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Comment Re:Heard this before (Score 1) 133

My father, who's 87, has smoked since he was 12. He started rolling his own and smoked Camels, sometimes two packs a day. Yeah he's one of those data points that contradict what we're being told and know but there he is still.

A friend has done research on this. The latest indicates that your father likely has really, really good genes that have done a great job of protecting him from the ill effects... but that he'd still be better off if he hadn't smoked at all.

And yeah, I'm waiting for the Cheeto Man ads. Pictures of attractive, skinny women eating big juicy burgers come close, though.

Comment Re:MacBook Pro (Score 1) 237

...but the distinction should be maintained.

Why? How "unixy" Linux or MacOS is is a really rather tired argument by now, isn't? Having cut my unix teeth on Solaris, AIX, and HP-UX, seems like I should be able to tell how "unixy" something is. I have MacOS because of my work, but I hate it. It doesn't really fee like unix to me at all, and I have a hard time understanding how "unixy" it really is since the kernel is a heavily modified mach clone. But whatever, just saying your reasoning on how "unixy" Mac is seems a bit strained to me, even with a big web page with small characters explaining how "unixy" it is.

The point of my post was more to correct the semantics in the discussion than to debate how unixy either OS is. Mac, Linux, *BSD, and Solaris are all sufficiently unixy for me. But I'm not a real neckbeard--I never used AIX or HP-UX.

By "the distinction should be maintained" I meant the distinction between OS and GUI. Why not? GUIs are interchangeable and optional. I do the vast majority of my work in terminal, my cross-platform text editor, and a browser. I care a lot more about how the OS handles path resolution, variables, ssh, port forwarding over ssh, symlinks, shell expansion, regex, etc. than crap like launchctl or X. Is there even a POSIX standard or anything similar regarding windowing systems?

I'd agree that Mac doesn't "feel" Unixy. But in my experience, it implements the standard reliably enough. I'm curious where it falls short for you (aside from personal dislike, which I totally get).

If you haven't read the standards, you might want to glance at IEEE Std 1003.1, 2013.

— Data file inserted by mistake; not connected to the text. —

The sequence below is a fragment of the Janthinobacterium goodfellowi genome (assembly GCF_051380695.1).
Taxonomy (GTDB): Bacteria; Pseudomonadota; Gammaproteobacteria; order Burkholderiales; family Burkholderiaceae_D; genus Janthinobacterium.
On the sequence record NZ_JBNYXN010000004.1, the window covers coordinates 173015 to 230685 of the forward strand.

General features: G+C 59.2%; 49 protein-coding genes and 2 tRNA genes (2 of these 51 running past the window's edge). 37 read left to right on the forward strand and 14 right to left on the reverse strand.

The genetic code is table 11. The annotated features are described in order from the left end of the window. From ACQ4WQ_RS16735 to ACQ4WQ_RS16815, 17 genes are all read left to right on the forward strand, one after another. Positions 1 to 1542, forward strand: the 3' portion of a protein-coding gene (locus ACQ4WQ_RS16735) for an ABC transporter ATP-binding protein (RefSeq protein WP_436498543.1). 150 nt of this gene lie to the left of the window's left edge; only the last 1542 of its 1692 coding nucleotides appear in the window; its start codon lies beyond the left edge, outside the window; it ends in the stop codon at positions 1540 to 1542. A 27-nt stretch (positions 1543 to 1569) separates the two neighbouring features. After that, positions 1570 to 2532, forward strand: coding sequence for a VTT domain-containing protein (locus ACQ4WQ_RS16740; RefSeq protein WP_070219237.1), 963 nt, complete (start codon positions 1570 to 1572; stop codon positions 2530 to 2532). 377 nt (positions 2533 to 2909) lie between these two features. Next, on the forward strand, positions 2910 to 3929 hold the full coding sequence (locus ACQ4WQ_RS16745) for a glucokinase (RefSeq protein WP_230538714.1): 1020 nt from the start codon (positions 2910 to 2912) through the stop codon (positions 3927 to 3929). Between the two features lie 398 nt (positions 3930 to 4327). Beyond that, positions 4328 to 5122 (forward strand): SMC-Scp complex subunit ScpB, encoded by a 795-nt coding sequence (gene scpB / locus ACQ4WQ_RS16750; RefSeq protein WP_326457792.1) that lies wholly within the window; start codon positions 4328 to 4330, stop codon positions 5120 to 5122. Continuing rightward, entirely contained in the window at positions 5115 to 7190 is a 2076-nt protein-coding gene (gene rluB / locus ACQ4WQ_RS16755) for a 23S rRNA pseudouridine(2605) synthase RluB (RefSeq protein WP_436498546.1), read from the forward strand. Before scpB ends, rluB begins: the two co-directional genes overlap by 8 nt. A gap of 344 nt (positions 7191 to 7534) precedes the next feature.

Comment Re:MacBook Pro (Score 1) 237

Let's clarify real quick. Overall I agree with your point, but:

  1. 1) OS X is not Linux. It's also not "Unixy". Linux is a Unix clone, and OS X is UNIX. Full stop.
  2. 2) "You're in at the deep end of the pool now, so it better be good" and "If you like, I can give you his contact info so you can tell him how wrong he is." come across as very petty and childish. Along the lines of "my dad can beat you up!".
  3. 3) The "main attraction" of Linux is not that the GUI is configurable. The main attraction is that it's stable, free, and easy to manage at scale on servers. The main attraction of LInux on the desktop is... bragging rights? Desktop usage is what, 1% of Linux usage?
  4. 4) sunderland's post equates the GUI with the OS. I am sure he understands the distinction, but the distinction should be maintained. OS X's OS is UNIX. It has a ton of room for customization, replacement with a lot of GNU binaries, etc. It's extremely powerful and compatible with other *nix systems, and absolutely a good base for learning *nix methodology and utilities.
  5. However, the windowing system is not highly customizable. I'd argue it's far better than Windows, and provides a better user experience for the majority of users than GNOME, KDE, etc... but no, you're not going to be editing the source and recompiling with new features.

Personally, I am happiest with Mac on my desk and Linux in my server room (or cloud). The MacBook Pro isn't that much more expensive. It's a great computer with a good (paid) warranty that gives me full support and compatibility with all the tools I need, and I'll never have to waste time fucking with drivers or the latest GNOME stupidity.

Comment Re: Glad to have it (Score 1) 451

I get the point you're trying to make, and don't have data to argue either way, but let's be real here. A high number of dash cam videos being from Russia is evidence of one thing, and one thing only: dash cams are far more popular in Russia.

Yes, yes, actually it's not even evidence of that. It really only tells us Russian dash cam videos are more common online, whether because Russians are more likely to upload to Youtube, more likely to use dash cams, etc.

Comment Re:Key word, "home" (Score 1) 190

You need to quantify what you consider "good enough" in order to answer that.


Second, in more relaxed terms of bandwidth, when do we reach "enough" so that even revolutionary improvements don't really matter any more? Do I really need the ability to download a full 4k movie in under six seconds? I don't mean that as a "640k should be enough for anyone" argument, but at a point in time, yes, 640k did count as "enough" for most purposes, even though at that same point in time we had supercomputers with a whopping 16MB of main RAM.

Doesn't your first statement really answer that?

What we have is already "good enough" for everyone... if all everyone needs to do is communicate in near real time. But we can make use of more. And we will probably always be able to make use of more.

If we want higher video resolution, more video streams, futuristic smell-o-vision, and internet-enabled cyber-robot sex, we'll ask for more speed. When that becomes commonplace, but we want to be able to exchange DNA sequences on dating sites, then we'll need more.